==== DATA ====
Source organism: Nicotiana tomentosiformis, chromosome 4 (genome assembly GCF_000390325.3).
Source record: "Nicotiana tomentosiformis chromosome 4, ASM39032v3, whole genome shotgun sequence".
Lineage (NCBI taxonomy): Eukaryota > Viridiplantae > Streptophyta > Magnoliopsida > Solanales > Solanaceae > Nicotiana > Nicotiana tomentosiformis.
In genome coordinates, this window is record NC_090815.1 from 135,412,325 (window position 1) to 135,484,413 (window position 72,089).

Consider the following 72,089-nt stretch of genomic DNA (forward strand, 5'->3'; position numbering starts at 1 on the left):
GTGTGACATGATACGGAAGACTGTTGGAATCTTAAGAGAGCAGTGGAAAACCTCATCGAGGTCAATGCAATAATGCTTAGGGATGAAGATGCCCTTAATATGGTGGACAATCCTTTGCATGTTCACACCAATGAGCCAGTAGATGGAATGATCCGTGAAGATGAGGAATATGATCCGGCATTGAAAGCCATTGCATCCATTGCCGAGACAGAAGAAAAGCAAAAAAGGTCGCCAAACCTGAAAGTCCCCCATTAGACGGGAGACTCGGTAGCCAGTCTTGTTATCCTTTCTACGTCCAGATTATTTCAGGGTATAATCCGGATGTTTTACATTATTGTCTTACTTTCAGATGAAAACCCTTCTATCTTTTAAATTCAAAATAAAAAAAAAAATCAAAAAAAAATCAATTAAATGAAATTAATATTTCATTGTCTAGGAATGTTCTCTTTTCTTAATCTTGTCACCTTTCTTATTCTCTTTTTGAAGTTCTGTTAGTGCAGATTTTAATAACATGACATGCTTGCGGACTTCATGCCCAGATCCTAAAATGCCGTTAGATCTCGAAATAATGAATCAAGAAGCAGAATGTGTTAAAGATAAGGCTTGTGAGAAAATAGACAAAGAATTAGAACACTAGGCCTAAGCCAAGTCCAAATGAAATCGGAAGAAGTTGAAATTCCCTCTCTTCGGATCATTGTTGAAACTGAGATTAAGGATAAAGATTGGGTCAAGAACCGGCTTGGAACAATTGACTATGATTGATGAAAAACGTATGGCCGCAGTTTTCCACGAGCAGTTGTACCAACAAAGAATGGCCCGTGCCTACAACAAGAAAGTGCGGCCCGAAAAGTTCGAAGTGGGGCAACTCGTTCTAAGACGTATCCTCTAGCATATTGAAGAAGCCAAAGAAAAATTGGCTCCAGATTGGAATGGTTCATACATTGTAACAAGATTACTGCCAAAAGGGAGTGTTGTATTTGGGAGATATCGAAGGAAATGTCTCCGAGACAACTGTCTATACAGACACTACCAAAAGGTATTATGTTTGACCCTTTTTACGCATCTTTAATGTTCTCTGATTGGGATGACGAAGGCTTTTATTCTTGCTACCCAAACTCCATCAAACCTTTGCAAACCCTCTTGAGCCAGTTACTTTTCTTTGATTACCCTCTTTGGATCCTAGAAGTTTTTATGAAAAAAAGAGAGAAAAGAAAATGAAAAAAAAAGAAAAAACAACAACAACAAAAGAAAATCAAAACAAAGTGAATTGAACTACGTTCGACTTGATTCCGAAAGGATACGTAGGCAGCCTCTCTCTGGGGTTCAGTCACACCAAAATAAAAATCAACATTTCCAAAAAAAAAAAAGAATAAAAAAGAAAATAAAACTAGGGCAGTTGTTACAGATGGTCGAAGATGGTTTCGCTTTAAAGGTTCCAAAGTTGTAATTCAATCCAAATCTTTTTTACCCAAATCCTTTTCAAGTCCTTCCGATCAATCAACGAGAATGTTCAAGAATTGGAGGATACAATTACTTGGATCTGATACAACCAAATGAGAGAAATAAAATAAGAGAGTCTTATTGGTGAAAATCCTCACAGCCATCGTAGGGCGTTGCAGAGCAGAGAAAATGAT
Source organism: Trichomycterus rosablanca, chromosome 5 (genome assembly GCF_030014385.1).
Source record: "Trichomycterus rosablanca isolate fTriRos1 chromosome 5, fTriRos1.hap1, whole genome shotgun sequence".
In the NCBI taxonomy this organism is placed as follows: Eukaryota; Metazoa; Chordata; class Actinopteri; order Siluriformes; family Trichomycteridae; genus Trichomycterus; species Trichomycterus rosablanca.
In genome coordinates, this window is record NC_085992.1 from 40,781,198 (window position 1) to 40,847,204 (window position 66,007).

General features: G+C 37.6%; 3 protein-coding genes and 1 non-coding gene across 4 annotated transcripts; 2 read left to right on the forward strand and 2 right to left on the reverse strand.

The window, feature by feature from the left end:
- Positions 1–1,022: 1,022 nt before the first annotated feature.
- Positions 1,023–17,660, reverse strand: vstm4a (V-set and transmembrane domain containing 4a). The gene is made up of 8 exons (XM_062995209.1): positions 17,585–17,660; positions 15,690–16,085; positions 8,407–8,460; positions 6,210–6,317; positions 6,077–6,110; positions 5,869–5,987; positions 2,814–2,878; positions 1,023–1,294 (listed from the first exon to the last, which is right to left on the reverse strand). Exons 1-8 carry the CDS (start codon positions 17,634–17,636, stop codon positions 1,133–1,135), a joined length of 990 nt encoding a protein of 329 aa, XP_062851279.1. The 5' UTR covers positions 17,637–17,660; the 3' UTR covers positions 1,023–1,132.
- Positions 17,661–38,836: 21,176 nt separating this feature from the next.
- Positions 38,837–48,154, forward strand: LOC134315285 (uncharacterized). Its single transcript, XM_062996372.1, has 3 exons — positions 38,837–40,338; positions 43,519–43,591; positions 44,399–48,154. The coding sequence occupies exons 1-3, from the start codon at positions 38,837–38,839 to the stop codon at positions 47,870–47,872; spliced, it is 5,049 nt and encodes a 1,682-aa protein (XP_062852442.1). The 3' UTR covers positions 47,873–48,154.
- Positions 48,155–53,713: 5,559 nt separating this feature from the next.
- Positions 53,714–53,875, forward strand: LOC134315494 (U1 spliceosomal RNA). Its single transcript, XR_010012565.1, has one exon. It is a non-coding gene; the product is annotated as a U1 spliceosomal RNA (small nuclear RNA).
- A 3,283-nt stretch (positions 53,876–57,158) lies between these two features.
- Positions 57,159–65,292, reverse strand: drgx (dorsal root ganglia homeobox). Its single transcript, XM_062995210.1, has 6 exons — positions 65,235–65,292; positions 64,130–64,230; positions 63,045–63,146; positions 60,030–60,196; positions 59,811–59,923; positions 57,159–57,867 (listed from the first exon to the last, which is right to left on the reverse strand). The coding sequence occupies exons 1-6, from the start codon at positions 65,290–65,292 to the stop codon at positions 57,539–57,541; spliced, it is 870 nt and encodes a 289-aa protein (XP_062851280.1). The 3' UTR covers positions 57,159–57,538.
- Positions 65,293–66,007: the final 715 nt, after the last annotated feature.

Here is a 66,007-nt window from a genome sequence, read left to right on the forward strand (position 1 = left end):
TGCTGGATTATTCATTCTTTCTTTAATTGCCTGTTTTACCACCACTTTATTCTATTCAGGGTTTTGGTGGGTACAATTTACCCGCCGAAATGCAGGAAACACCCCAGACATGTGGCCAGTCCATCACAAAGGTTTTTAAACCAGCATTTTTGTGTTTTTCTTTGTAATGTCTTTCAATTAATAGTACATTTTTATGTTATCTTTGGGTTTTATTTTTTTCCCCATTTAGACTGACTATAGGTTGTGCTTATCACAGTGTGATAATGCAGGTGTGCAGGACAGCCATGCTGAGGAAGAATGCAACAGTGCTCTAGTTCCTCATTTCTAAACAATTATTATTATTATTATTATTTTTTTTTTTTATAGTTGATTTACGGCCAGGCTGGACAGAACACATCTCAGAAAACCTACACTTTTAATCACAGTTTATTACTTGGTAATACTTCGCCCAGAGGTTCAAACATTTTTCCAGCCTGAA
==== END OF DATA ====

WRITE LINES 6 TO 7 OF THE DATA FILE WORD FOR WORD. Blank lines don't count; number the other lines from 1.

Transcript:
GTGTGACATGATACGGAAGACTGTTGGAATCTTAAGAGAGCAGTGGAAAACCTCATCGAGGTCAATGCAATAATGCTTAGGGATGAAGATGCCCTTAATATGGTGGACAATCCTTTGCATGTTCACACCAATGAGCCAGTAGATGGAATGATCCGTGAAGATGAGGAATATGATCCGGCATTGAAAGCCATTGCATCCATTGCCGAGACAGAAGAAAAGCAAAAAAGGTCGCCAAACCTGAAAGTCCCCCATTAGACGGGAGACTCGGTAGCCAGTCTTGTTATCCTTTCTACGTCCAGATTATTTCAGGGTATAATCCGGATGTTTTACATTATTGTCTTACTTTCAGATGAAAACCCTTCTATCTTTTAAATTCAAAATAAAAAAAAAAATCAAAAAAAAATCAATTAAATGAAATTAATATTTCATTGTCTAGGAATGTTCTCTTTTCTTAATCTTGTCACCTTTCTTATTCTCTTTTTGAAGTTCTGTTAGTGCAGATTTTAATAACATGACATGCTTGCGGACTTCATGCCCAGATCCTAAAATGCCGTTAGATCTCGAAATAATGAATCAAGAAGCAGAATGTGTTAAAGATAAGGCTTGTGAGAAAATAGACAAAGAATTAGAACACTAGGCCTAAGCCAAGTCCAAATGAAATCGGAAGAAGTTGAAATTCCCTCTCTTCGGATCATTGTTGAAACTGAGATTAAGGATAAAGATTGGGTCAAGAACCGGCTTGGAACAATTGACTATGATTGATGAAAAACGTATGGCCGCAGTTTTCCACGAGCAGTTGTACCAACAAAGAATGGCCCGTGCCTACAACAAGAAAGTGCGGCCCGAAAAGTTCGAAGTGGGGCAACTCGTTCTAAGACGTATCCTCTAGCATATTGAAGAAGCCAAAGAAAAATTGGCTCCAGATTGGAATGGTTCATACATTGTAACAAGATTACTGCCAAAAGGGAGTGTTGTATTTGGGAGATATCGAAGGAAATGTCTCCGAGACAACTGTCTATACAGACACTACCAAAAGGTATTATGTTTGACCCTTTTTACGCATCTTTAATGTTCTCTGATTGGGATGACGAAGGCTTTTATTCTTGCTACCCAAACTCCATCAAACCTTTGCAAACCCTCTTGAGCCAGTTACTTTTCTTTGATTACCCTCTTTGGATCCTAGAAGTTTTTATGAAAAAAAGAGAGAAAAGAAAATGAAAAAAAAAGAAAAAACAACAACAACAAAAGAAAATCAAAACAAAGTGAATTGAACTACGTTCGACTTGATTCCGAAAGGATACGTAGGCAGCCTCTCTCTGGGGTTCAGTCACACCAAAATAAAAATCAACATTTCCAAAAAAAAAAAAGAATAAAAAAGAAAATAAAACTAGGGCAGTTGTTACAGATGGTCGAAGATGGTTTCGCTTTAAAGGTTCCAAAGTTGTAATTCAATCCAAATCTTTTTTACCCAAATCCTTTTCAAGTCCTTCCGATCAATCAACGAGAATGTTCAAGAATTGGAGGATACAATTACTTGGATCTGATACAACCAAATGAGAGAAATAAAATAAGAGAGTCTTATTGGTGAAAATCCTCACAGCCATCGTAGGGCGTTGCAGAGCAGAGAAAATGAT
Source organism: Trichomycterus rosablanca, chromosome 5 (genome assembly GCF_030014385.1).